|Location||Mountain Center, Riverside County, California|
|Cost||$25.8 million (2013 USD)|
|Date(s)||July 15, 2013– July 30, 2013|
|Burned area||27,531 acres (111 km2)|
The Mountain Fire was a wildfire in July, 2013 in Riverside County, California, about 100 miles east of Los Angeles. It burned primarily in the San Jacinto Mountains in the San Bernardino National Forest. It started on July 15, 2013 at 1:43 PM near the junction of Highway 243 and Highway 74. It burned for 16 days on steep slopes of timber and chaparral above Palm Springs. Heavy rainfall, up to 1.5 inches (3.8 cm), on July 21 helped bring the blaze under control. It was fully contained on July 30, 2013.
CalFire investigators said the fire was caused by a failure of "some type of electrical equipment" on private property and was not related to utility company equipment. At the fire's peak there were 3,500 firefighters on the lines as well as 20 helicopters, 12 airplanes and 260 engines. The cost of fighting the fire was estimated at $25.8 million.
For a time the fire threatened the town of Idyllwild and other small towns. The Palm Springs Aerial Tramway and Mount San Jacinto State Park were closed due to unhealhful air quality, and many neighboring areas were warned of possible unhealthful air conditions. The fire reached to within 2 miles of Palm Springs, which was draped by a blanket of ash and smoke.
Nearly 6,000 residents of the Idyllwild and Fern Valley areas were ordered to evacuate; those communities were not damaged by the fire and the evacuation orders were lifted July 21. Evacuation centers were set up at Hemet High School in Hemet, Hamilton High School in Anza and Beaumont High School in Cherry Valley.
Evaluating the effect of the fire, scientists say it may prove to be healthy for the Mount San Jacinto environment, because in many areas it burned away the understory (leaf litter, brush and downed timber) while leaving the taller trees intact. Rich Minnich, a fire scientist from the University of California, Riverside, said this was a poster child for how Southern California wildfires should burn. "We got an old-growth forest that burned slowly in good weather," he said. "We got a fantastic house cleaning. Someone finally vacuumed the rugs." Ken Kietzer, a scientist with the California state parks, echoed the assessment, saying the fire appears to have worked out well for Mount San Jacinto State Park. "When the fire got into the park, it was for the most part not a crown fire. It was a creeping ground fire. That is going to be very favorable to reducing the buildup of ground fuels and thinning out some of the smaller, shade tolerant understory, which will probably in the long run be a benefit for the park."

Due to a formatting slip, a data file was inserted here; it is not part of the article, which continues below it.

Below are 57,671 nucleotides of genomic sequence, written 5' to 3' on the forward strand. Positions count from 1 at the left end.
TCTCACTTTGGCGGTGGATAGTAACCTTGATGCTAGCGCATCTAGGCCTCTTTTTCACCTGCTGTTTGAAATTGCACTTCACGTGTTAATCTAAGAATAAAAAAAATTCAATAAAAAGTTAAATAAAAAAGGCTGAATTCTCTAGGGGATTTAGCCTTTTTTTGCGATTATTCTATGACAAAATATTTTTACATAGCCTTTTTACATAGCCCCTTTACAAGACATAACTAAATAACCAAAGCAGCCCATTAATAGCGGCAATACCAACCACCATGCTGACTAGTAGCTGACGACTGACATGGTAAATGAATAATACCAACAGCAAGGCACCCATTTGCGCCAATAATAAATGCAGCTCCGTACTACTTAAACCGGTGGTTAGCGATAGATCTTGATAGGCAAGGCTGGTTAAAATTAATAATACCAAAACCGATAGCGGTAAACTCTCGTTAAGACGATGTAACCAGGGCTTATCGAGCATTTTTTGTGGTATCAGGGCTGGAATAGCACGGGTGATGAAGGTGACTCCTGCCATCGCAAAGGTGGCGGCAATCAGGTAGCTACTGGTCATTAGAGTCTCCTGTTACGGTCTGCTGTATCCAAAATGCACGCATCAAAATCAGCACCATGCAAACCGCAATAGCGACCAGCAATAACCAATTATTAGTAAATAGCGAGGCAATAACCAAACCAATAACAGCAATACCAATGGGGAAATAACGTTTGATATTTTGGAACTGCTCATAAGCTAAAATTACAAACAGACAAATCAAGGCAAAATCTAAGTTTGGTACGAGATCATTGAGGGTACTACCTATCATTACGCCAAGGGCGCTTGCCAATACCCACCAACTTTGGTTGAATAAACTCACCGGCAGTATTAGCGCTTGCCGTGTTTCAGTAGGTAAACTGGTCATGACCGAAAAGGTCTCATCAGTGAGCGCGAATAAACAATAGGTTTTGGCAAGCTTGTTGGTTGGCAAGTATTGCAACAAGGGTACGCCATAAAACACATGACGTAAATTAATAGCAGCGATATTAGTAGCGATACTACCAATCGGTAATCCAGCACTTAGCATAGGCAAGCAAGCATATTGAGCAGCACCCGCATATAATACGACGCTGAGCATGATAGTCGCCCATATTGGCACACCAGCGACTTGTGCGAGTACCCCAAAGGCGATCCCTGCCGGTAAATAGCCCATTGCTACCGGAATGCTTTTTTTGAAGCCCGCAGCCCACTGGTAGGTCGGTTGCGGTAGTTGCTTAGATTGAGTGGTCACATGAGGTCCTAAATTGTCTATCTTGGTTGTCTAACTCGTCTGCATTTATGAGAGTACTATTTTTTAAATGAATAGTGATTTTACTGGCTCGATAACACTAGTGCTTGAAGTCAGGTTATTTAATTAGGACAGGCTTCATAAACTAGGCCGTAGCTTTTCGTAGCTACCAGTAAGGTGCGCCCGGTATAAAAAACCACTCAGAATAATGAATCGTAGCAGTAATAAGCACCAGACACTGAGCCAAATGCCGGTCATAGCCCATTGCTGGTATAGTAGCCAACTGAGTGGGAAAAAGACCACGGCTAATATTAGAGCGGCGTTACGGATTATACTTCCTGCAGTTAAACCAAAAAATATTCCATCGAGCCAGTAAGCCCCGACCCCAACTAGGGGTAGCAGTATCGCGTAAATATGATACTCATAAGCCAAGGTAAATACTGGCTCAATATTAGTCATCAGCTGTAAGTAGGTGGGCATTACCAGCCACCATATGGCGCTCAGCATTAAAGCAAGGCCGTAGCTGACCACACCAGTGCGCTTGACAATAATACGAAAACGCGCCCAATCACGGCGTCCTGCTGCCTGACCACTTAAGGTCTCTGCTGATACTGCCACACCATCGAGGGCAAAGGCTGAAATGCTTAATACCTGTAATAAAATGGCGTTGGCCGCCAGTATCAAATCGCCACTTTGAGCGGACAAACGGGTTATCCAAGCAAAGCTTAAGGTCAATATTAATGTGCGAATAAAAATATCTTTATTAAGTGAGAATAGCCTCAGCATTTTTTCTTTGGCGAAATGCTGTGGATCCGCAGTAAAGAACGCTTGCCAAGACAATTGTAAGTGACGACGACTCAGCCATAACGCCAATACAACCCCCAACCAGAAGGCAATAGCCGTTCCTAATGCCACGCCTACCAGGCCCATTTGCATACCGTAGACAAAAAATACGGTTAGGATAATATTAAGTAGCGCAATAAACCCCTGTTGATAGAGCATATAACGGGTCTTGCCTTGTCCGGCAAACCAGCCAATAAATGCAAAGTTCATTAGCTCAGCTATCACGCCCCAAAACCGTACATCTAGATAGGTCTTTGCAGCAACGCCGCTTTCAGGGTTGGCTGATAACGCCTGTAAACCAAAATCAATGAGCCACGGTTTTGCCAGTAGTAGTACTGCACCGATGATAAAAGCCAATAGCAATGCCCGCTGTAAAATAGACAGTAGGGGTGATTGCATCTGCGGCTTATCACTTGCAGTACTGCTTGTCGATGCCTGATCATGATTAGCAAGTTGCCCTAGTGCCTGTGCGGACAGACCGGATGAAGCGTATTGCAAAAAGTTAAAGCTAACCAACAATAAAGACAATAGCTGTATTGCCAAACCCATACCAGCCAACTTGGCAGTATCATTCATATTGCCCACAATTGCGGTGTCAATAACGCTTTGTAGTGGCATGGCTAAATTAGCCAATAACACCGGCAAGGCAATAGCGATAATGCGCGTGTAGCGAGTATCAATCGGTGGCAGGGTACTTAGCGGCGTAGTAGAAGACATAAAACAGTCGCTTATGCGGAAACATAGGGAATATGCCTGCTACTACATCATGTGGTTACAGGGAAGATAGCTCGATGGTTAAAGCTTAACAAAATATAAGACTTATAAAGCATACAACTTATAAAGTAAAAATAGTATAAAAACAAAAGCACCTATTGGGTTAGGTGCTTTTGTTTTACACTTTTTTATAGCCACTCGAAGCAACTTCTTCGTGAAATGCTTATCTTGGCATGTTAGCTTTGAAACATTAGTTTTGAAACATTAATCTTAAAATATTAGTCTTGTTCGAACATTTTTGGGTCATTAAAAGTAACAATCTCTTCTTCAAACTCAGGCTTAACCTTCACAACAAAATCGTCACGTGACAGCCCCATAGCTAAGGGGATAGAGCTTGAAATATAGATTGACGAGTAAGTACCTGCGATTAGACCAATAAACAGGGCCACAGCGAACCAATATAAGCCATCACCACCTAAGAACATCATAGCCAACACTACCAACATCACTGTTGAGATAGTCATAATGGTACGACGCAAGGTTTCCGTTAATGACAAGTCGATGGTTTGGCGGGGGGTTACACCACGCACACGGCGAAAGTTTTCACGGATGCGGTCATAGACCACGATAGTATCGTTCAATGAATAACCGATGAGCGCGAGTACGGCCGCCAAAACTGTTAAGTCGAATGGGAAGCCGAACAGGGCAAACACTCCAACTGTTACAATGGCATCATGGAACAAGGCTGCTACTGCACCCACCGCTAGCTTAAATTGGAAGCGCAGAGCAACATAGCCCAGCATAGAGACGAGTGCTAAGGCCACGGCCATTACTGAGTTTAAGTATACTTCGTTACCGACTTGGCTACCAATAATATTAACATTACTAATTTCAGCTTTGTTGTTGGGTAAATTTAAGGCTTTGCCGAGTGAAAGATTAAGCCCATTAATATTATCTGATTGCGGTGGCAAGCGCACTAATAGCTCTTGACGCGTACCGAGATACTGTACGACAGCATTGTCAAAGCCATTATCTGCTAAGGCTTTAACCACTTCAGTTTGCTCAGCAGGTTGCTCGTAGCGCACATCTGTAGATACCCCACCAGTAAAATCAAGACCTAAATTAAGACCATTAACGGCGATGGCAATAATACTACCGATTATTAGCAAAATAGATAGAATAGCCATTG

A team of researchers from the San Diego Natural History Museum had been in the area studying the flora and fauna of Mount San Jacinto for comparison with a similar study done 100 years earlier by zoologist Joseph Grinnell; they were forced by the fire to evacuate their research camp. They are finding that the forest is much more dense than it was 100 years ago, partly due to decades of fire suppression. The increased density has altered the animal population as well as making the area more susceptible to large, damaging fires.
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- Cocca, Christine (July 31, 2013). "Mountain Fire Fully Contained After Raging for 16 Days". NBC 4 Southern California. Retrieved 31 July 2013.
- Schaefer, Samantha (July 26, 2013). "27,500-acre Mountain fire blamed on electrical equipment failure". Los Angeles Times. Retrieved 29 July 2013.
- "Mountain Fire 49% Contained, Evacuation Orders Remain". KTLA. July 21, 2013. Retrieved 21 July 2013.
- Finnegan, Michael (July 20, 2013). "Storms threaten to spread Mountain fire; blaze is 25% contained". Los Angeles Times. Retrieved 20 July 2013.
- Brennan, Deborah Sullivan (July 29, 2013). "The Big Burn: Scientists say Mountain fire ecologically necessary in area with a century of overgrowth". San Diego Union Tribune.